For the protagonist, there is maybe a greater freedom, or at least fewer restrictions, in another language. The story often deals with translation, as well, as the students in her classroom perform exercises between Korean and Greek, and the story hinges on what might be a poem that she writes. Does the story reflect your own relationship to the act of translation, or with your work that has been translated?
“Greek Lessons” was first released in Korea in 2011, when none of my books had been translated and published in another language. So this novel does not necessarily reflect my personal, actual experiences on translation.
But there’s a different kind of personal experience that influenced me to think about a protagonist struggling to deal with the language. Before writing this novel, I took about a year off from writing. I had some complicated emotions about language back then, although not as much as the protagonist. I read only books on science—astrophysics in particular—as I was unable to read fiction, and watched only documentaries, as it was unbearable to see fiction movies. And I returned to writing through some inner process—which, by the way, wasn’t studying Greek—and that whole experience left a mark on the novel.
In the full novel, the student’s perspective is interwoven with that of her professor, who we find out is losing his eyesight. How did you decide to pair these two things, vision and speech?
In the last scene of my third novel, “The Vegetarian,” In-hye, the main character’s elder sister, stares out an ambulance window at the blazing trees “as if waiting for an answer, as if protesting against something.” I feel that that entire novel is about waiting for an answer and protesting. And, then, in my fourth novel—which hasn’t been translated into English yet—I tried to move forward from that scene. In this fourth novel, which takes the form of a mystery, the heroine battles, putting her life on the line, to prove that her friend’s death wasn’t a suicide. After completing this novel, I felt like I had crossed over some kind of line, after which I wanted to look into something soft and tender in humans. That’s how I came to imagine a tactile moment in which the softest parts of two people meet.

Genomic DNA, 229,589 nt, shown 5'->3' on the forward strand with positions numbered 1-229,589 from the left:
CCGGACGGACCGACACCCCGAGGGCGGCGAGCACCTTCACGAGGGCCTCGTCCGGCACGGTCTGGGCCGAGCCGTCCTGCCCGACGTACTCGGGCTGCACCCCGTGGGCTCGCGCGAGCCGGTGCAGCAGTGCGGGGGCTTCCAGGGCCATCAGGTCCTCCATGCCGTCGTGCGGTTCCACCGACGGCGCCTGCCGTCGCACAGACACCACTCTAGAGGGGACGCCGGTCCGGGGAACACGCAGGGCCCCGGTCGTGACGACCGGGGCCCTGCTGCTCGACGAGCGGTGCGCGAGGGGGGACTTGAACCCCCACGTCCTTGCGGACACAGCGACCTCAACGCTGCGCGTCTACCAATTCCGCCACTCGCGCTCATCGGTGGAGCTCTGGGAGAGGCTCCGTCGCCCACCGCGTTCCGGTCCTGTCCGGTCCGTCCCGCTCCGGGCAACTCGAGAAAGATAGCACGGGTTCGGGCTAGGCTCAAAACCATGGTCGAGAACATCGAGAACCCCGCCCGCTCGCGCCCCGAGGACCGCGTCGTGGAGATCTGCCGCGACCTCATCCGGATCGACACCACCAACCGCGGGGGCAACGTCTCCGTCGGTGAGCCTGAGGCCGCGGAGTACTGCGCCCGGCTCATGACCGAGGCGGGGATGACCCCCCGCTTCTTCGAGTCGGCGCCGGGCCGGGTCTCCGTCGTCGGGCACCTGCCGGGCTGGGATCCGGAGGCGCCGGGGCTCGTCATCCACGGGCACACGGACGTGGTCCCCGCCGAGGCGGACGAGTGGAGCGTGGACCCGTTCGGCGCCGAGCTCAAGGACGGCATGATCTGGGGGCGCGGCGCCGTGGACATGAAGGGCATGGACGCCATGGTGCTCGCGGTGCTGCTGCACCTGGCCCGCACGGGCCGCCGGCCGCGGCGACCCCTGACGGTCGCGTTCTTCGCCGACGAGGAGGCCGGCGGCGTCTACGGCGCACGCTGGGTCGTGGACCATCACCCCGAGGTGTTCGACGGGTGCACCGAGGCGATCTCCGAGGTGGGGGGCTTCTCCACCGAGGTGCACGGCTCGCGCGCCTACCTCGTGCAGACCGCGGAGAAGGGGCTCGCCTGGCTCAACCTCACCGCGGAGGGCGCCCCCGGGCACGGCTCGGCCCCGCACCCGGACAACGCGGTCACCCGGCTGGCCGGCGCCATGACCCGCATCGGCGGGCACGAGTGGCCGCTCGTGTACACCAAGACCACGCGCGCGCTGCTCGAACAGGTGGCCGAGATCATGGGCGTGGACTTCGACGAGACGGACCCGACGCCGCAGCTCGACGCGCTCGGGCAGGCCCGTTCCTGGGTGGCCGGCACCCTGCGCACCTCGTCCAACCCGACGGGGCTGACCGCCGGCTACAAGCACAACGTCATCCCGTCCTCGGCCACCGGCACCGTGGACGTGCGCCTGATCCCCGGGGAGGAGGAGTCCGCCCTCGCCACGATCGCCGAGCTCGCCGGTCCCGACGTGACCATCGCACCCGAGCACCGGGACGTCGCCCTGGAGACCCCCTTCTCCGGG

The male protagonist of “Greek Lessons” loses his sight—the visible world—year by year, which in fact is also a self-portrait of ourselves, since we all are losing the world every moment, moving toward darkness and disappearance. Feeling himself close to loss, the protagonist keeps reminiscing about people from the past, writing to them, and feeling vividly alive. I asked myself how this male protagonist and the female protagonist, who has lost her language, could communicate when they are with each other. And that’s when a scene came to me, in which the woman writes something on the man’s palm with her finger, her fingernail clipped severely and incapable of harming anyone. The novel flows toward that moment of infinitely tender touch, in a gradually slowing tempo, since I wanted to depict it with a growing sense of vividness, as if it were seen through a magnifying glass—in extreme silence, but with tension and intensity palpable beneath the surface. So that we can suddenly realize how violent the world around that silence is, as these two characters show each other their softest spots. I remember that, as I was writing the novel, time dragged on; I wanted to linger within it as long as possible, which is why it took me nearly two years to complete it. ♦
Han Kang’s responses were translated, from the Korean, by Jasmine Jeemin Lee.